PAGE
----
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Correct Tyre Fitting

Modification Details




It's incredible when you find out that the majority of tyre fitters don't know how to correctly fit a tyre.
It's not rocket surgery but I guess these people aren't the brightest of people.

Give Them A Head Start

Clean your wheels up as much as you possibly can. You might even have to remove them.
I find that iron cleanse spray and a stiff plastic bristle brush helps get most stuff off.

As you clean the wheels, remove the balancing weights and clean off the old sticky pads.

I have seen tyre fitters not notice old wheel weights and then balance the alloy
and new tyre with additional weights that counteract what's already there.



Take a close look at your tyre side wall. Anything better than rubbish should have 1 or 2 coloured marks.
These are usually a red dot and/or a yellow dot. On the smart, we are only interested in the yellow spot.



Ideally, this yellow spot should be mounted onto the wheel right next to the valve stem.



Alloy wheels for normal cars like the smart aren't balanced from the factory. It's only done once the tyre
has been fitted. The wheel is obviously not perfectly balanced as it has a valve stem hanging out of it.

The valve stem is slightly heavier and affects the rotational balancing of the wheel.

The yellow mark on the tyre side wall shows the lightest part of the tyre.

So, if you have the lightest part of the tyre lined up with the heaviest part of the wheel, you are far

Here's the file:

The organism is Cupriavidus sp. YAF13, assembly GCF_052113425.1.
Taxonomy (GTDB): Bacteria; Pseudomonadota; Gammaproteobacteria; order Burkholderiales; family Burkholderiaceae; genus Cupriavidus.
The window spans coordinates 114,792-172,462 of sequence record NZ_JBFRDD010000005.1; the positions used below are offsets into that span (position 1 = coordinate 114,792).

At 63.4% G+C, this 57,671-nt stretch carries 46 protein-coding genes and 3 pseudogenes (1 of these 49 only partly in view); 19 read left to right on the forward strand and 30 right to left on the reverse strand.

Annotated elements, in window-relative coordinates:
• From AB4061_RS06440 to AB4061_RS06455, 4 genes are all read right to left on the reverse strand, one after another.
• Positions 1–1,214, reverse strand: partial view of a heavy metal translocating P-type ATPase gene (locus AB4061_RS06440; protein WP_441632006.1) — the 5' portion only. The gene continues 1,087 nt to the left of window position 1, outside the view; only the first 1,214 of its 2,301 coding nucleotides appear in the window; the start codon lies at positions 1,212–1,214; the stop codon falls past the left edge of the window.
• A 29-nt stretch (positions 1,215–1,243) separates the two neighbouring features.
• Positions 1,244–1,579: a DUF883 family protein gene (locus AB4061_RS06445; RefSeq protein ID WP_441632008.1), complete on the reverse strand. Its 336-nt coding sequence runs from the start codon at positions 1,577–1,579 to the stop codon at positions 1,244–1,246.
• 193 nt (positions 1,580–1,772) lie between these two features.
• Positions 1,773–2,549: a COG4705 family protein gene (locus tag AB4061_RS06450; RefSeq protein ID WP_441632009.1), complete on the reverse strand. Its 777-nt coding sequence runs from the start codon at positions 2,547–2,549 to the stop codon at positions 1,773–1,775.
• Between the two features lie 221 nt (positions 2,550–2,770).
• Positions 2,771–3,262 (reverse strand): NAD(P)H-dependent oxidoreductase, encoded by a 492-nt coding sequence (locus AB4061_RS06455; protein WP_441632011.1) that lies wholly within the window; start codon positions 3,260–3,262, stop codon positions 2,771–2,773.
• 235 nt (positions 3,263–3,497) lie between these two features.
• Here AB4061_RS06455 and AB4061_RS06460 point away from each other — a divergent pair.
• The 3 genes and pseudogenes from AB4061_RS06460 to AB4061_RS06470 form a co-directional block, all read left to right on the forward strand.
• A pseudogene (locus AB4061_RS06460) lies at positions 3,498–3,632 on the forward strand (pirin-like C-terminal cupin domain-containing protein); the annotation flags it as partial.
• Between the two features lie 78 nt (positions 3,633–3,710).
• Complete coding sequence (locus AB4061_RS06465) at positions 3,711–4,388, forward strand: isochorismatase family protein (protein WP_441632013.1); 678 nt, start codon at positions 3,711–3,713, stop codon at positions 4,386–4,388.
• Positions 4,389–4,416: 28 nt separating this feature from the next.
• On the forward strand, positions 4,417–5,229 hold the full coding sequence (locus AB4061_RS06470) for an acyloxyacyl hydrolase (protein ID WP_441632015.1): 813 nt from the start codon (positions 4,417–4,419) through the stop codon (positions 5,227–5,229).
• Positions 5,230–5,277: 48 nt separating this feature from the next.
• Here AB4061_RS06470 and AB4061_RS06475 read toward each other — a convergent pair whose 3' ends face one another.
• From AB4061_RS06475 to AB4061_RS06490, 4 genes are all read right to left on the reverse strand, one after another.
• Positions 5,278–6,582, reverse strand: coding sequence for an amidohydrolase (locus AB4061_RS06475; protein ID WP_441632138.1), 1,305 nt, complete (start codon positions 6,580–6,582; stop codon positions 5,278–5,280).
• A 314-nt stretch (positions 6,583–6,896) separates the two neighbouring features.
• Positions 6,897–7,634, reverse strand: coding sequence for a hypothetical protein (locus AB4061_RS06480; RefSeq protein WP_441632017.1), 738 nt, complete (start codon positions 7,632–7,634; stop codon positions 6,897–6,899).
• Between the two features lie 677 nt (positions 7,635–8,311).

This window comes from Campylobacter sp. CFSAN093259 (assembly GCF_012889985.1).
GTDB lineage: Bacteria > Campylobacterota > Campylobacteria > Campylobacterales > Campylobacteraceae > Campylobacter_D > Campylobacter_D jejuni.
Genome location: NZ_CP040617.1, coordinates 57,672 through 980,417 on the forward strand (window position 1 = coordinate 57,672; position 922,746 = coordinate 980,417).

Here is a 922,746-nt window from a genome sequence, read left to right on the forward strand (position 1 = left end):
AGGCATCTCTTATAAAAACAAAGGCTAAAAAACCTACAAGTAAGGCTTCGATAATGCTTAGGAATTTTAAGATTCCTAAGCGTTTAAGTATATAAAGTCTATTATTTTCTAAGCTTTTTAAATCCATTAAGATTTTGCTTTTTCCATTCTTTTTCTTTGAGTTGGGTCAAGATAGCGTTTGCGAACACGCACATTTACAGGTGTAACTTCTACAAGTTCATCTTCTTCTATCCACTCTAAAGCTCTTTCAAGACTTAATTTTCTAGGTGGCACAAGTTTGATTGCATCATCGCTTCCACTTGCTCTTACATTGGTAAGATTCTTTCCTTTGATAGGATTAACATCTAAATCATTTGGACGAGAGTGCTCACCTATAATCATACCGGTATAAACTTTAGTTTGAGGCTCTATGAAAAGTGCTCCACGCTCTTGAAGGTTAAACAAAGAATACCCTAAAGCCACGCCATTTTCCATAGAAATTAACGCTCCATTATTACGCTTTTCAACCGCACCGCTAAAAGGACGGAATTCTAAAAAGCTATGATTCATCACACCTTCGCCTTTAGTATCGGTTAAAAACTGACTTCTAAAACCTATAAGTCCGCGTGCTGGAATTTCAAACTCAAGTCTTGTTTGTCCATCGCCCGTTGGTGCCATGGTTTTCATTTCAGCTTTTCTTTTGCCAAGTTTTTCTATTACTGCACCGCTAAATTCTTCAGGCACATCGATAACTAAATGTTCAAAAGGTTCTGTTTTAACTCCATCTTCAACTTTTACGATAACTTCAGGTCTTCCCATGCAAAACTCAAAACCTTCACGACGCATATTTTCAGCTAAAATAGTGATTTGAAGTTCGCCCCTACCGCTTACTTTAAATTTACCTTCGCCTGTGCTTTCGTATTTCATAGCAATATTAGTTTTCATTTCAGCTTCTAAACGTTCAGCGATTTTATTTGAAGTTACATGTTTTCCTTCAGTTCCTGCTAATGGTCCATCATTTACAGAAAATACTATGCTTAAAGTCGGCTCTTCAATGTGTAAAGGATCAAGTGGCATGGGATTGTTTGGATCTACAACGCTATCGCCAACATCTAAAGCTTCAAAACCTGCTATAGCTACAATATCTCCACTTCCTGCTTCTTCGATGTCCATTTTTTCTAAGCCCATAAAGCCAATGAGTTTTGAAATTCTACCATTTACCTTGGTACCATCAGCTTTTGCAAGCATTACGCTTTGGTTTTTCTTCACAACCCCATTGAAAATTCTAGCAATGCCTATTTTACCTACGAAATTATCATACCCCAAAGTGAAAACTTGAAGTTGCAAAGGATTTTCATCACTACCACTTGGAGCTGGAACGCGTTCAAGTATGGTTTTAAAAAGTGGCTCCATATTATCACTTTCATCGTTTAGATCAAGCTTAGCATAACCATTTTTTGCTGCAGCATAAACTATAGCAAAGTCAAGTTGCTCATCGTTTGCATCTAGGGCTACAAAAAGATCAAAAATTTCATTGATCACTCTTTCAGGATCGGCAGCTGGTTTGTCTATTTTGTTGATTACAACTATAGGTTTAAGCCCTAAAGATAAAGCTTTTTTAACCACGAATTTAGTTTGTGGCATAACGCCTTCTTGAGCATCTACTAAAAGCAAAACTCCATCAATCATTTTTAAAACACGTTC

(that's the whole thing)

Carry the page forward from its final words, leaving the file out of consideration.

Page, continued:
less likely to have as many wheel weights as there is more chance that the weights will even themselves out.

What About The Red Dot?

The red dot indicates the radial force variation. This is the high point of the tyre.
Smarts don't use this mark but some higher powered cars do. In which case there
is a physcal mark or dot on the alloy wheel that the red dot should be lined up with.

Added Bonus With The Dot Lining Up

If you get all of the dots lined up in the 1st place, you then have a reference point should the tyres slip.

Tyres moving slightly, independently of the rim can cause the balancing to go out of spec.
It can also be a sign of contamination between the tyre bead and the wheel.
Movement and contamination can be a big cause for pressure loss that might be mistaken as a slow puncture.
Excessive movement could also cause a blow out of the tyre carcass which can be very dangerous.

Look at your tyres every few months just to check they haven't moved.


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